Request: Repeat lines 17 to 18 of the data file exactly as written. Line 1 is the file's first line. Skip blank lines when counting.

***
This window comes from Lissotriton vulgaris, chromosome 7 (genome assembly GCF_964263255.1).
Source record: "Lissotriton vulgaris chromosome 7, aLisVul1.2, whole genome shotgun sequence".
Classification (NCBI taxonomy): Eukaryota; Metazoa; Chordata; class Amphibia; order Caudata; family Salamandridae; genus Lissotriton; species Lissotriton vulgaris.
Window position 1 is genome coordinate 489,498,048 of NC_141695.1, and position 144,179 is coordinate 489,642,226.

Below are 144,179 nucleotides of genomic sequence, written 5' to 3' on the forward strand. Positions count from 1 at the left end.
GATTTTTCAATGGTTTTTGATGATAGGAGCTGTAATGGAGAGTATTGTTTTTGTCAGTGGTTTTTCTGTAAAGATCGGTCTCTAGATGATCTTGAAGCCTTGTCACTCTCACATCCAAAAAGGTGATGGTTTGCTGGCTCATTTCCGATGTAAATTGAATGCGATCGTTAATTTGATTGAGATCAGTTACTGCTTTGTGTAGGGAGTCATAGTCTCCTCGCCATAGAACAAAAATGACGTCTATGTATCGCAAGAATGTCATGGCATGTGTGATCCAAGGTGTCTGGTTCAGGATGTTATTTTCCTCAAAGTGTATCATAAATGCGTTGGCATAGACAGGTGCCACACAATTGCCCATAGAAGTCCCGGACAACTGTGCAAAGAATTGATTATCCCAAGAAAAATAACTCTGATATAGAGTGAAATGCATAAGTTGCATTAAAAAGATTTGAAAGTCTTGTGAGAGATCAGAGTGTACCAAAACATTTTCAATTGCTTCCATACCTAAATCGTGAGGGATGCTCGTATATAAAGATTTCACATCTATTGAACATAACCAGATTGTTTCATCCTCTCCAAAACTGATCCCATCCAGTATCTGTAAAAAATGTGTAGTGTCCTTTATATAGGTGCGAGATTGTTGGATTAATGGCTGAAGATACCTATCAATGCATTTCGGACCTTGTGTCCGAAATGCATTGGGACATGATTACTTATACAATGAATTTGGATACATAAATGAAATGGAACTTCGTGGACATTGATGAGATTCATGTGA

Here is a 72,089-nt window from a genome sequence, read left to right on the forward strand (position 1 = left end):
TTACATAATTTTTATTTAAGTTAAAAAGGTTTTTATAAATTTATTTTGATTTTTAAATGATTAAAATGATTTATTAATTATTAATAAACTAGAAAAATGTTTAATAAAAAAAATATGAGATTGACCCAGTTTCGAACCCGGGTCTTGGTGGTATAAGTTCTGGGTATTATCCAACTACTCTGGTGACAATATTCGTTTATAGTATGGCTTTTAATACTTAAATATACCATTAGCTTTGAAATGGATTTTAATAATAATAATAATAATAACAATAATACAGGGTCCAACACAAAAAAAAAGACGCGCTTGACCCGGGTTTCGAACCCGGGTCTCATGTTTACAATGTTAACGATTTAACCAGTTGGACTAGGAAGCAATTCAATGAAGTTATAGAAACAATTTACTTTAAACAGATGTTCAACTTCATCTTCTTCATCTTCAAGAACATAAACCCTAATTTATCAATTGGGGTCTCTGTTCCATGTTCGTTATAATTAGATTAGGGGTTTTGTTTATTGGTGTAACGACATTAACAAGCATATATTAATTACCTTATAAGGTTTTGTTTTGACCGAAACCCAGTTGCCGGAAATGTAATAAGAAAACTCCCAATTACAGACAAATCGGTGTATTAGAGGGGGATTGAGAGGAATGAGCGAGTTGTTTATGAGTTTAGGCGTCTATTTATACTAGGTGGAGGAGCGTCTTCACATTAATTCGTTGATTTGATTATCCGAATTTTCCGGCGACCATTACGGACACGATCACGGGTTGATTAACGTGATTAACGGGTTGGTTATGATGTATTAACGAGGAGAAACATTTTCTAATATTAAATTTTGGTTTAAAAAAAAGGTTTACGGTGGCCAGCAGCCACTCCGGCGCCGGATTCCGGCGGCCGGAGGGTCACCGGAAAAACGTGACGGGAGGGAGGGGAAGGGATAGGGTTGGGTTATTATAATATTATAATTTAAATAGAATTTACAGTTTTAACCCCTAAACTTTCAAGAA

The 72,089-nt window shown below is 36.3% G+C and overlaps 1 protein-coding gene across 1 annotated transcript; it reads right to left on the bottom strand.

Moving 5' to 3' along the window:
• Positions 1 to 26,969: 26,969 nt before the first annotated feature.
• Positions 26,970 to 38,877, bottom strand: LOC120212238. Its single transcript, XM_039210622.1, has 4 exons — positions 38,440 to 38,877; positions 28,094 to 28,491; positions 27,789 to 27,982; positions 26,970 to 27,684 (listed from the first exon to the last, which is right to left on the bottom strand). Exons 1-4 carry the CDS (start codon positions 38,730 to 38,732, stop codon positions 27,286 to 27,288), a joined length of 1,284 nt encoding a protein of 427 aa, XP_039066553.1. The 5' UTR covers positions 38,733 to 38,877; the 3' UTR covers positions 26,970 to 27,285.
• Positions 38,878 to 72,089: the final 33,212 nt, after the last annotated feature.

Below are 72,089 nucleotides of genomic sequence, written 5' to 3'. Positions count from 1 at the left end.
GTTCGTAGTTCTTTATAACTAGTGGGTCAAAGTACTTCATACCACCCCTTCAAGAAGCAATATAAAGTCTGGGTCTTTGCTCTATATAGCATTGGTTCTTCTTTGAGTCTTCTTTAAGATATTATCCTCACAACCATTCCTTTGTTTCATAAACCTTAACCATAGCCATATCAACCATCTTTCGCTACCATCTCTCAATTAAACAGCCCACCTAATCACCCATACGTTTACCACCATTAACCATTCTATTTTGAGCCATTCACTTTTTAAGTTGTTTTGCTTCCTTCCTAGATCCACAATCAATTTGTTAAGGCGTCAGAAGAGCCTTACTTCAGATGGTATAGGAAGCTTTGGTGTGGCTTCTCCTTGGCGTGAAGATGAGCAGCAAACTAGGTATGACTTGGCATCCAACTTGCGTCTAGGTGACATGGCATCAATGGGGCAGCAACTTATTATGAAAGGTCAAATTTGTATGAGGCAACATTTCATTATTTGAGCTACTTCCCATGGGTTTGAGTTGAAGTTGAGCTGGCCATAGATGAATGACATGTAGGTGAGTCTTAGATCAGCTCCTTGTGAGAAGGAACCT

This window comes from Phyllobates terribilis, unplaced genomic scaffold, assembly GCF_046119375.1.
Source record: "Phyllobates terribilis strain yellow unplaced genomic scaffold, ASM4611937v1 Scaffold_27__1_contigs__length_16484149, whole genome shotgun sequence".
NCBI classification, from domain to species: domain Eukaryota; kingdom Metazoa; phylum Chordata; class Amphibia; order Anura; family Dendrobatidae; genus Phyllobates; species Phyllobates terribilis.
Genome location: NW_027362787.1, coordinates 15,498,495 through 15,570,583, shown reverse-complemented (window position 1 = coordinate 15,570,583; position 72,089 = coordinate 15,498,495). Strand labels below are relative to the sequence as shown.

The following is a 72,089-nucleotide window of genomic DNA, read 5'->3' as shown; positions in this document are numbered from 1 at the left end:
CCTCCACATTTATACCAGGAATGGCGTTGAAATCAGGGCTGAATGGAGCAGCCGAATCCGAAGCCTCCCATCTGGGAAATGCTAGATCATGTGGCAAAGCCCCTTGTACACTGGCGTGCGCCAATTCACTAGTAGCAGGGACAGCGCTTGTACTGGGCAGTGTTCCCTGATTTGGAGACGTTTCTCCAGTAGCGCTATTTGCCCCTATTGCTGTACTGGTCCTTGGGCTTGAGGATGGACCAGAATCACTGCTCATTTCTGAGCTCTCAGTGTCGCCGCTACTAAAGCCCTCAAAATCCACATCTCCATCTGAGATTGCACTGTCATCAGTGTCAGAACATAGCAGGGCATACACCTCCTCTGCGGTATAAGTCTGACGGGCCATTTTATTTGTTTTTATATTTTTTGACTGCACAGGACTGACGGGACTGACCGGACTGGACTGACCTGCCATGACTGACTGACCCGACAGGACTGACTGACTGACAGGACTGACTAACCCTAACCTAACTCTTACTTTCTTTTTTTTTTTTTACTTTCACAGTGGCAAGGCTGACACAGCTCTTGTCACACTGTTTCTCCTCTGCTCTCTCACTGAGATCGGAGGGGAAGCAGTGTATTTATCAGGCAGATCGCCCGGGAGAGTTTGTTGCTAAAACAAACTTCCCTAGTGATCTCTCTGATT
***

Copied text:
Source record: "Phyllobates terribilis strain yellow unplaced genomic scaffold, ASM4611937v1 Scaffold_27__1_contigs__length_16484149, whole genome shotgun sequence".
NCBI classification, from domain to species: domain Eukaryota; kingdom Metazoa; phylum Chordata; class Amphibia; order Anura; family Dendrobatidae; genus Phyllobates; species Phyllobates terribilis.